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The picture below was taken the same day. I loved the view of the sun shining over the dune.

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Carolina Beach State Park

July 4th was a busy day for me. I couldn’t sleep and woke up before dawn. I used the time to watch the sunrise on the beach then I called my 75-year-old father, who I figured would be up, to go to breakfast. After breakfast, we drove down to Carolina Beach State Park. I’ve been wanting to check out CB park for a while, and now I want to go back.

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Carolina Beach State Park is 761 acres large along the Cape Fear River and Snow’s Cut which is part of the Intracoastal waterway. There are 8 hiking trails scattered throughout the park ranging from .35 mile to 3 miles long: 6 miles of hiking trails total. All are sandy terrain and considered easy.

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A marina provides access to boating and fishing. Campsites tailored toward both families and groups feature amenities such as picnic tables, grills and fire rings. There are some cabins available for reservation and restrooms with hot showers are located nearby.

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On my trip to CB State Park, we hiked part of the Sugarloaf Trail which travels through the marsh along the river. We saw waterbirds along the way and several fiddler crabs crossed our path as we made our way along the route. I have intentions of going back with a picnic lunch and hiking the trail to the Sugarloaf Dune which I hear offers an excellent view.

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Definitely check this park out if you are in the area. I don’t think you will be disappointed.

 

 

Moore’s Creek

I squeezed in a historical excursion today. Moore’s Creek National Battlefield, located in Currie NC, is the site of the first influential victory by the Patriots in the American Revolution. The battle, which took place on February 27, 1776, ended British authority in the colony and empowered North Carolina to be the first colony to declare independence. The Battle of Moore’s Creek Bridge as well as the Battle of Sullivan’s Island close to Charleston, SC were the first open conflicts of the American revolution and led to the Thirteen colonies declaring Independence on July 4, 1776. (Wikipedia)

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Today, the 87-acre park has reenactments, a tour of the battlefield and a visitor center which offers videos, displays and other educational opportunities.

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On the grounds, a History Trail (0.7 mile) follows a walk across Moore’s Creek and features several monuments. The Patriot Monument honors John Grady, the only Patriot killed in the battle. A Loyalist Monument honors those who supported the British cause who “did their duty as they saw it” and another monument honors women in the region for the roles that they played in the American Revolution. The Tarheel Trail  (0.3 mile) begins near the end of the History Trail.

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It was an informative trip for me as I did not realize what an important role NC played in the American Revolution. I’m sure I learned it in school a looooong time ago, but it was nice to have the reminder. It was also a really beautiful place to walk. I even saw some friends along the way.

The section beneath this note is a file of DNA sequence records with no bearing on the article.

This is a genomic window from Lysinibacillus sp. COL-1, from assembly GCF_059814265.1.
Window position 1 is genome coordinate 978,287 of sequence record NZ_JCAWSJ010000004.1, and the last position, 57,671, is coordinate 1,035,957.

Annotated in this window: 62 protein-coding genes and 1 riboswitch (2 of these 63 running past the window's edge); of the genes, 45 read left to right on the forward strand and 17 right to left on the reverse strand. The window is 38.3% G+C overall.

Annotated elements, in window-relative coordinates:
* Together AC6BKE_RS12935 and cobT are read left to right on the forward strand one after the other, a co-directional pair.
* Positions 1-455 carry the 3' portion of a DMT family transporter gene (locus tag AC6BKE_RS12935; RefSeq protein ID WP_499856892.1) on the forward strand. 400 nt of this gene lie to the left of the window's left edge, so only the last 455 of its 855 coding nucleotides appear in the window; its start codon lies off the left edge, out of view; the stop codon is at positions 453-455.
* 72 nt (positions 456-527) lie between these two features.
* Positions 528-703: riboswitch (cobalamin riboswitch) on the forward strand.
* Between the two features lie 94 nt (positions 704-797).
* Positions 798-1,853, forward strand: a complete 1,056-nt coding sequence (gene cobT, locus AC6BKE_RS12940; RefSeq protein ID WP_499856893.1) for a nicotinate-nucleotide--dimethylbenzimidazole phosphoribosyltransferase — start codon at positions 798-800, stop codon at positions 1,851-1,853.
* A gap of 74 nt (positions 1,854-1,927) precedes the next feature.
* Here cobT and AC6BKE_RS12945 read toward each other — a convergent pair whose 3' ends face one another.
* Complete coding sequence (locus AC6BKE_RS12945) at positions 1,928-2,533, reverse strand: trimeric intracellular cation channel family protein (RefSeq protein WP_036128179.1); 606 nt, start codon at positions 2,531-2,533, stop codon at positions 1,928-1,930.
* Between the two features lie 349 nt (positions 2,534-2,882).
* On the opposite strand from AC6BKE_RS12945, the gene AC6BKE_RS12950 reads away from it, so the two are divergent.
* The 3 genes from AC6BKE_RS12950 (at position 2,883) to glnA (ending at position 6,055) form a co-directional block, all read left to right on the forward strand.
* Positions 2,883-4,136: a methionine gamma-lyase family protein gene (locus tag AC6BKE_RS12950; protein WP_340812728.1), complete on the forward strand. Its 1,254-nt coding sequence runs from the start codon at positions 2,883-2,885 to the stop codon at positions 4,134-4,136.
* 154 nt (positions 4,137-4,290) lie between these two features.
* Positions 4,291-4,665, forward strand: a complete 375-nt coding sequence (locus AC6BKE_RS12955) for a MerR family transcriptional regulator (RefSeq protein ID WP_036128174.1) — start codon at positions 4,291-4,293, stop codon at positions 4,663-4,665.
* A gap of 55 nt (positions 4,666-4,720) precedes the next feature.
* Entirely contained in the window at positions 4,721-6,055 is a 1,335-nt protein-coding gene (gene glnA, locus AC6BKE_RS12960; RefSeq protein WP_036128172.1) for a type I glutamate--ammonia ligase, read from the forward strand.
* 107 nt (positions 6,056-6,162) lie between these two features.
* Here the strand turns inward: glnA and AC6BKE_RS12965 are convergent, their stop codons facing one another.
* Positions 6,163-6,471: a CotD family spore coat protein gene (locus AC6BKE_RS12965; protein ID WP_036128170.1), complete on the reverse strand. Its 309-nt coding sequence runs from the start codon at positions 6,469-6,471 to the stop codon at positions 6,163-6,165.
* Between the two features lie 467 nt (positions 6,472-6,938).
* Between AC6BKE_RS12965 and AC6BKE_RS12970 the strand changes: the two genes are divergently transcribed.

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The Most Interesting Cat in the World

I’ve been craving new excursions lately in the way of exploring or hiking, however, life has been crazy busy.  The struggle to find time is real, my friends. But excursions are coming because I need them! In the meantime, let me attempt to entertain you with another Caturday Haiku in honor of Sir Poe Cat, who turned 5 yesterday; my favorite football team, the Carolina Panthers; and The Most Interesting Man in the World (the first one, not the new one, who-no offense to the new guy-can never be replaced).

I don’t always act

like a big cat but when I

do, it’s a Panther

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If you want some giggles, click on this link for some of the best quotes from the Most Interesting Man in the World.

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And finally, it’s July in NC and hot as blazes. Stay hydrated and Keep Pounding, my friends!

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My brief adventures in Waxhaw, NC

This weekend I took a little road trip to visit some friends. My destination, Waxhaw NC, was not very distant, only 3 hours away. I didn’t explore any hiking trails like I often do or attend a writer’s conference. It was a straight up indulgent, sit-by-the pool and eat trip. Oh, and there was a ballet recital. A friend of mine teaches ballet and I attended a recital for her students who performed a little Spanish piece called “Carmen”.

 

I didn’t think I would find anything to write about this weekend, and truthfully, I didn’t write anything on my computer or on paper during the trip, but I did write some things in my head. The ballet recital reminded me of a couple of things I’m writing for children, one story about a little girl who is learning to pick out her clothes and another about a little girl with crazy hair. After the recital, I conversed with my friend’s mother, who is also a writer, about an idea I have about two boys exploring at the beach.